A joint effort: understanding kneecaps past and present
Emma van der Velden and Christian Steven Hoggard
Researchers from the University of Southampton recently spent three days at MOLA recording patellae (kneecaps), as part of their project 'A Joint Effort', which explores knees past and present through 3D imaging. In this blog, Emma van der Velden and Dr. Christian Hoggard explain how the data recorded will help them to generate models to improve sex classification scores in osteology...
In osteoarchaeology, the first stage of any skeletal analysis is to establish a population’s demography and structure, with biological sex and approximate age at death being two of the first things to be identified. Determining the sex of an individual is usually performed on areas of the skeleton most influenced by sexual dimorphism – regions where differences in bone shape tend to develop during puberty – typically the skull and pelvis.
One of the main limiting factors in estimating the sex of an individual is where these areas of the skeleton are either damaged or absent. In these circumstances, how do you establish the biological sex of an individual? The answer might be surprising… but one option is the kneecap (patella). In fact, existing methodologies allow the sex of an individual to be estimated using a small number of basic linear measurements, providing the results are restricted to the population represented by the specific skeletal assemblage under investigation. One example of this method is the measurement of patellar height and width. However, accuracy is currently quite variable, perhaps due to the lack of appropriate training datasets.
Current research at the University of Southampton is focused on improving on this success rate by recording and analysing shape data of three-dimensional patella models, created using structure from motion (SfM), which is the process of estimating a three-dimensional structure from a set of two-dimensional images. Through this analysis these methods can, in comparison to previous studies, capture a greater degree of shape complexity, allow more powerful statistical methods to be implemented and provide better accuracy rates.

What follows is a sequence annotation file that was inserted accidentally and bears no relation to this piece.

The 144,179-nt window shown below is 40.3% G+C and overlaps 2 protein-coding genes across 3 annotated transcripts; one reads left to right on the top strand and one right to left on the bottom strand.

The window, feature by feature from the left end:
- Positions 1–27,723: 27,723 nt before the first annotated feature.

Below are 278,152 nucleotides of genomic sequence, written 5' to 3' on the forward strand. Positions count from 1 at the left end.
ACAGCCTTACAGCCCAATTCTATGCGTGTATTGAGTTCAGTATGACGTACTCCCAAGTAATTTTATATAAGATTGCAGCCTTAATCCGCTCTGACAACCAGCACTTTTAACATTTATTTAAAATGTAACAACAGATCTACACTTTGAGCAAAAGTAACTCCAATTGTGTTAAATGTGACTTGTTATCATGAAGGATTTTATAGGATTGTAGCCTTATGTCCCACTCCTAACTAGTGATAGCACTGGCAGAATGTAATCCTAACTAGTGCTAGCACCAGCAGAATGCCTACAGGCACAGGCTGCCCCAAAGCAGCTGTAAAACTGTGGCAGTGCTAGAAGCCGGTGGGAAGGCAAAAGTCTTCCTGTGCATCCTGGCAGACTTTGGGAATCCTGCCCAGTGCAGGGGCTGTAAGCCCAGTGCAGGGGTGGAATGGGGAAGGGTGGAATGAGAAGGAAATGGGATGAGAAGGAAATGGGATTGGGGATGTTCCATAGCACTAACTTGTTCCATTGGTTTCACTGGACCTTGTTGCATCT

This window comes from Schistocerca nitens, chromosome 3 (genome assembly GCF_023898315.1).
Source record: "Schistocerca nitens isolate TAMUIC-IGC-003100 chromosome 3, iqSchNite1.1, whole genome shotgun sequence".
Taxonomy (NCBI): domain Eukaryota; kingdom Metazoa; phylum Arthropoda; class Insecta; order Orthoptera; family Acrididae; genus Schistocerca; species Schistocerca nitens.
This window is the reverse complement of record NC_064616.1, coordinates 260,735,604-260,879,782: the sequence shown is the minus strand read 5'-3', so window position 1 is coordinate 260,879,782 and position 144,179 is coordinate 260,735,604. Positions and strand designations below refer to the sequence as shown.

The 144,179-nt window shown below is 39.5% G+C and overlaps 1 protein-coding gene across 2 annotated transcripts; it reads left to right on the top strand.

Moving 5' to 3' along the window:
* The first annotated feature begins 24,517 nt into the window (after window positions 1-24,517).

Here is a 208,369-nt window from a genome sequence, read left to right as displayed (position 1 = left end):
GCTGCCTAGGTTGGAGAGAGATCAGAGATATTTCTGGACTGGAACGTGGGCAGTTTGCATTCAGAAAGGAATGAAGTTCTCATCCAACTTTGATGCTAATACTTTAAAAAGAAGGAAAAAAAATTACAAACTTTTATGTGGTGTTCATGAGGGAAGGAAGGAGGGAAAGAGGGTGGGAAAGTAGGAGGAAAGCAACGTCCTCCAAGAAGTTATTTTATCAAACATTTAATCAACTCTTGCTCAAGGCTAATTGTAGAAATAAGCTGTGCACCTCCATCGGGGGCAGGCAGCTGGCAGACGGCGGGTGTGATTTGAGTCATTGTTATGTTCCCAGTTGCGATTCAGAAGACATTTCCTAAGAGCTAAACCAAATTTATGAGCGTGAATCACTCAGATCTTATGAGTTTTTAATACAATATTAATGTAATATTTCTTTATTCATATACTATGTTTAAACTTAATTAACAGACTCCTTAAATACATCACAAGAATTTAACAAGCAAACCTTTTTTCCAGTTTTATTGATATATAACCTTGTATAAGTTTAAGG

We hypothesise that this difference in shape likely has its origins in the morphology of the pelvis. We suggest that the resulting influence on the position and angle of musculature in the thigh creates different stresses and strains on the patella, which in turn results in slight but indicative differences in patella shape. Like any other bone, the patella is not guaranteed to be recovered from an archaeological context. However, where it can be recovered, it is often in reasonable condition and has maintained sufficient shape to enable assessment.
At the heart of any new method there should always be a sample of individuals of known sex, this allows for a training dataset (control) to be produced, against which other patellae can be assessed. We recently spent three days at MOLA recording 58 patellae from the 19th-century Mare Street Baptist Chapel site, which was excavated in 2014. The selected patellae were from skeletons for which we had some biographical data (notably documented gender) as a result of consulting associated coffin plates and/or burial register entries.
For each patella, 76 photographs were taken at various levels and angles. These were in turn configured using depth maps, to produce an accurate detailed three-dimensional model. Once this was done, landmarks were then plotted across the surface of the model, and their positions assessed, to establish differences in the patterns of shape between male and female patellae. These patterns were then used to assess further material for which a specific identity could not be established. While this could be a valuable addition to the analysis of archaeological skeletal material, improved accuracy would allow the potential for its application in more modern contexts, including forensics and legal medicine.
This data will also provide the basis for a second level of assessment including work on modern populations. The results from osteological assemblages, such as that from the Mare Street Baptist Chapel site, will be compared to three-dimensional scans taken of Hampshire running communities, where much more extensive lifestyle information can be collected. This will help us understand not only how biological sex might influence the shape of the patella but how activity may also affect the shape of the bone. The scans will be created using portable handheld three-dimensional scanners and have the potential to provide vital information that could be missed within an archaeological collection, even one including biographical information.
To access updates on this project and our results, follow ‘A Joint Effort’ on Twitter @UoSJointEffort and Instagram @uosjointeffort.